Another Summer, another Volunteer Ranger! I’m Emilie, working down on the Ross of Mull with Emily W until mid-August. I’ve only been here a few weeks but already have plenty to report.
My first day started quite relaxed, meeting Emily and sorting my paperwork, until about 4pm when we decided the weather was good enough for a midnight corncrake survey. We rushed home, grabbed our camping kit and caught the last ferry to Iona where the birds, declining across Western Europe, have a stronghold.
Exploring the island and eating a delicious pub dinner was a great way to spend the evening, made all the better by views of dolphins just off the coast! When the time came, the survey involved walking up and down the island listening to the birds’ calls and trying to figure out if you heard two individuals or one plus its echo. I’m glad Emily was there; the echoes fooled me more than once. With the survey done my first day was over and we headed to bed, slightly disappointed with the number of birds we’d heard.
The next day was just as hectic as the previous evening. We stomped across the island to find the shag nests I’ll be monitoring for the rest of the summer, then went all the way back to run an after school “nature club” at the island school. In the middle of that I managed to survey the fields to see whether they were being grazed or left to meadow – important information for conserving the corncrakes.
The next few days were slightly easier going. We took a group down to Carsaig, spotting seals and seabirds as well as the fossils the area is known for, then visited Lizzie and Caoimhe, the incredibly knowledgeable Mull Eagle Watch Rangers. Thanks to them I saw my first White Tailed Sea Eagle adult AND watched it feeding its precious chick in the nest.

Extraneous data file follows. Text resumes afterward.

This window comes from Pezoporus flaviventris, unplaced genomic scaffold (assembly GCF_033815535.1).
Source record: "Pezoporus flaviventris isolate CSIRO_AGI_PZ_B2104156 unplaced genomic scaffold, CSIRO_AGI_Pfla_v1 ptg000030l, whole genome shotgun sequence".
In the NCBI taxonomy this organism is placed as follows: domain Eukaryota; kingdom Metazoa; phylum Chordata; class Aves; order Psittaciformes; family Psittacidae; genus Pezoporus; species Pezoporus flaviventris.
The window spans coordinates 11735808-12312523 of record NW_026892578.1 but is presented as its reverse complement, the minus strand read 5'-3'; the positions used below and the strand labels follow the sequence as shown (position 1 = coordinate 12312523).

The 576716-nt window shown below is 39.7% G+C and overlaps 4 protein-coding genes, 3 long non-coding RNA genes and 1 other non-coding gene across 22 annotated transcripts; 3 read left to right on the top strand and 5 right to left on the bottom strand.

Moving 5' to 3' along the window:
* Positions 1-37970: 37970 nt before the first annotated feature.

My second week of work was just as extraordinary as the first. Starting on Sunday, Emily and I joined a Thistle Camp – a National Trust for Scotland working holiday group – that had boldly decided to wild camp on the beautiful Burg peninsula. None of us had banked on that day’s feral goat count being a 9 hour hike, but I’m starting to think that no one gets an easy first day on Mull!
The next day we rejoined the campers to count Slender Scotch Burnet Moths and survey their food plants. These moths are endemic to (only found on) Mull and Ulva, so it’s important that we keep an eye on their numbers. After some initial confusion with six-spot Burnets and cinnabar moths, the group got their eyes in and found hundreds of individuals across the sites we checked. The future looks good for these pretty insects.
The camp wasn’t only about survey work. The team pulled bracken, cleared debris from the beach and helped repair the Burg bothy, a structure that will soon be restored its former glory. It was wonderful to join the campers for their final night in the wilderness, sharing their homemade mac and cheese and listening to the stories of the fun they’d had throughout the week. Thistle Camps are a great way to contribute to the maintenance of National Trust properties throughout Scotland – you can find out more here.
I’m not sure how I squeezed everything in, but week two also saw me head to Tiroran Community Forest with the RSPB and other conservation organisations to watch the ringing of a sea eagle chick, and revisit the shag nests on Iona to find that at least 3 chicks have hatched!
Week three has barely begun but is already off to a good start – I visited Staffa yesterday with Peter, the first dedicated Staffa Ranger, seeing bottlenose dolphins as well as the booming puffin population. It was a shame about the rain, but I suppose that’s to be expected in Scotland. We’re returning to the island later in the week to finish the seabird surveys that we couldn’t manage. A Ranger’s work is never done; there just aren’t enough hours in a day!